I have thought about venturing back into some form of counselling but working with my wife, at our home brings a very good balance.

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NIYIEM started unexpectedly as a creative outlet during a really difficult time in my life when my Mom was diagnosed with late stage Multiple Myeloma Cancer.  I share this story, along with all of the other off beat stories that make up NIYIEM on the NIYIEM page.  It was by accident that I discovered jewelry making and it was exactly what I needed.  I didn’t intend on selling any of the pieces I made but friends and family loved it, so I did.  I started out with a few hand me down tools in my cold garage making things with found objects because I had no capitol to invest into proper tools and supplies.  A good friend, who is a very accomplished wire jewelry maker, taught me a few techniques and over time I started getting some sales.  I was ecstatic!  This hobby that I enjoyed so much and took so much of my stress away was starting to turn into something more.  One morning I saw an advertisement at a college in the next city over for a weekend metal jewelry workshop.  I desperately wanted to go but it was $500 and we had NO extra money at the time, but I knew it was a direction I wanted to go in for the future.  On a random afternoon an old friend of my husband’s arrived unexpectedly at our door.....I also tell this story, in full, on the NIYIEM page and count it as the most pivotal moment in my jewelry making.  It’s really when it became a business.  After that workshop I invested what very little money I had into some copper and sterling silver and a few good hammers and launched GRASSROOTSDESIGNS artisan jewelry.  I got my first wholesale account shortly after and I started seeing sales outside of friends and family.  Backtrack for a minute, before this I had been a private Spanish teacher and a wedding planner and had always intended on doing that again once my Mom was better, but I loved making jewelry too much.  Fast forward a few years and my little business was doing really well, but I was getting tired of working in a cold garage, and at the dining room table, and in the guest room and selling out of our living room.  I wanted to have a proper studio.  That was when we made the decision to build our house on a property that could have a self contained workspace.  It was a triumphant day when the studio got built, but it was short lived.  We needed it for storage during the build so I worked out of a small corner with all of our boxes and no heat and just a head lamp at night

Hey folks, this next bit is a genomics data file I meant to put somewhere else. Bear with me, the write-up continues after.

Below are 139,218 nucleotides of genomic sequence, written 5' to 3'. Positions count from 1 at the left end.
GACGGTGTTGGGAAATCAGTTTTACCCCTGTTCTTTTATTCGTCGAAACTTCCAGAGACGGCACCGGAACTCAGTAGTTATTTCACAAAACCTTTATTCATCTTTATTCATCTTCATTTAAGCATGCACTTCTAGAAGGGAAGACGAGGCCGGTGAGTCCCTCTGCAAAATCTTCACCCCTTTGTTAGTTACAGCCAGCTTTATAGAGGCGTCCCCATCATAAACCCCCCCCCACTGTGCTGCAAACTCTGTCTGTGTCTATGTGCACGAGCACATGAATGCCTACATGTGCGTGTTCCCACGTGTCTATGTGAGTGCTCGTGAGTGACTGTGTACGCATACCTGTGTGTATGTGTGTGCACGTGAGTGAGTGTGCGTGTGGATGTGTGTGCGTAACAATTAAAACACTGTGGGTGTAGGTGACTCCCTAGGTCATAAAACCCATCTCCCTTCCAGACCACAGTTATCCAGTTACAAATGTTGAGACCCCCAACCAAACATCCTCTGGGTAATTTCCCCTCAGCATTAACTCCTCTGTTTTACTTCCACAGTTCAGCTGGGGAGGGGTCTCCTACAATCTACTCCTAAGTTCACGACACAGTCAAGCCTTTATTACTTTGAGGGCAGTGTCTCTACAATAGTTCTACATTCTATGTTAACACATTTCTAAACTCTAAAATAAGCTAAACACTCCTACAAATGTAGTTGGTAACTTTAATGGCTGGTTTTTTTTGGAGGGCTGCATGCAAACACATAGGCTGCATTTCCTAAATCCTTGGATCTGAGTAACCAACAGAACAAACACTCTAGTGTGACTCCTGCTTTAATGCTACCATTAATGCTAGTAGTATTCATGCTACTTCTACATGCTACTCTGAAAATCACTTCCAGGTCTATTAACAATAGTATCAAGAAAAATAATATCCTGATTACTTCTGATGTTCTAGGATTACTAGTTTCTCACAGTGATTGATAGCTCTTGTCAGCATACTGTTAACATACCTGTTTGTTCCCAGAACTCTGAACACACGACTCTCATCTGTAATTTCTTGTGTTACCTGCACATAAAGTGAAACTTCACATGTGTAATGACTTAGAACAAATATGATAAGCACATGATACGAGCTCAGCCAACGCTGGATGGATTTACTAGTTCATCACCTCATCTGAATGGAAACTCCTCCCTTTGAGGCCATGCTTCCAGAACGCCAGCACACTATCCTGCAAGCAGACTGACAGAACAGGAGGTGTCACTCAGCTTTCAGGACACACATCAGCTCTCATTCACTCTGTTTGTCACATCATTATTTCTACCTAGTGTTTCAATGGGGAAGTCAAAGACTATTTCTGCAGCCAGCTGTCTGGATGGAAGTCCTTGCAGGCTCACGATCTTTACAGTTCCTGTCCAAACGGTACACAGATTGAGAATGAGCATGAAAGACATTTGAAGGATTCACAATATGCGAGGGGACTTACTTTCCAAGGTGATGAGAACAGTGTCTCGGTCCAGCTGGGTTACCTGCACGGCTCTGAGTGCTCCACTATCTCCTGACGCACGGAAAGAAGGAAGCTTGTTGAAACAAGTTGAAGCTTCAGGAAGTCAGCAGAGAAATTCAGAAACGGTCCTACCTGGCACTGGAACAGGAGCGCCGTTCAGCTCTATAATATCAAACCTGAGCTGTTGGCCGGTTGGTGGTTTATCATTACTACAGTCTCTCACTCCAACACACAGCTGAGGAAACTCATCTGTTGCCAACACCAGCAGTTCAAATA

AGAIN…for 18 months. 

Plus, just before that, everything took a turn for the terrible.  Right before we started building I sustained a head injury.  I thought over time, with recovery, I would be able to forge metal again (without side effects) but it just didn't happen.  I couldn't forge metal anymore.  EVERYTHING I had worked for over the past 7 years was over.  I was devastated.  I, very literally, was talking with Jordan about what to do, what job I could even do after this injury that was so easily aggravated?  Should I go back to Spanish?  Or do something else?  Then I discovered polymer clay.  I don’t even know how.  It just appeared.  I did a week of research to figure out the basics and ordered my first batch of clay and a few tools.  I was INSTANTLY hooked!